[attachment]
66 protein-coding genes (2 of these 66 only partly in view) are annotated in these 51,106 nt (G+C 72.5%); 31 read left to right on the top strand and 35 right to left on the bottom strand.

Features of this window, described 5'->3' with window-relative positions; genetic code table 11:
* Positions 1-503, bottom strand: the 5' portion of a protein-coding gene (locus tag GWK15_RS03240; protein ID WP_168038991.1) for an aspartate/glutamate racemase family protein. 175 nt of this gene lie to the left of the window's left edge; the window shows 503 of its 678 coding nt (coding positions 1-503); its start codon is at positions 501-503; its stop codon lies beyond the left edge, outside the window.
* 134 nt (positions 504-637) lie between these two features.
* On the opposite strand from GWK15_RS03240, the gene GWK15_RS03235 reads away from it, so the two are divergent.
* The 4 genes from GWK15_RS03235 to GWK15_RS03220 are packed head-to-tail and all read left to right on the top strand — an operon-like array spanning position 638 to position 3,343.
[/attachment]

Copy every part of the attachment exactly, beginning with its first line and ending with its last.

66 protein-coding genes (2 of these 66 only partly in view) are annotated in these 51,106 nt (G+C 72.5%); 31 read left to right on the top strand and 35 right to left on the bottom strand.

Features of this window, described 5'->3' with window-relative positions; genetic code table 11:
* Positions 1-503, bottom strand: the 5' portion of a protein-coding gene (locus tag GWK15_RS03240; protein ID WP_168038991.1) for an aspartate/glutamate racemase family protein. 175 nt of this gene lie to the left of the window's left edge; the window shows 503 of its 678 coding nt (coding positions 1-503); its start codon is at positions 501-503; its stop codon lies beyond the left edge, outside the window.
* 134 nt (positions 504-637) lie between these two features.
* On the opposite strand from GWK15_RS03240, the gene GWK15_RS03235 reads away from it, so the two are divergent.
* The 4 genes from GWK15_RS03235 to GWK15_RS03220 are packed head-to-tail and all read left to right on the top strand — an operon-like array spanning position 638 to position 3,343.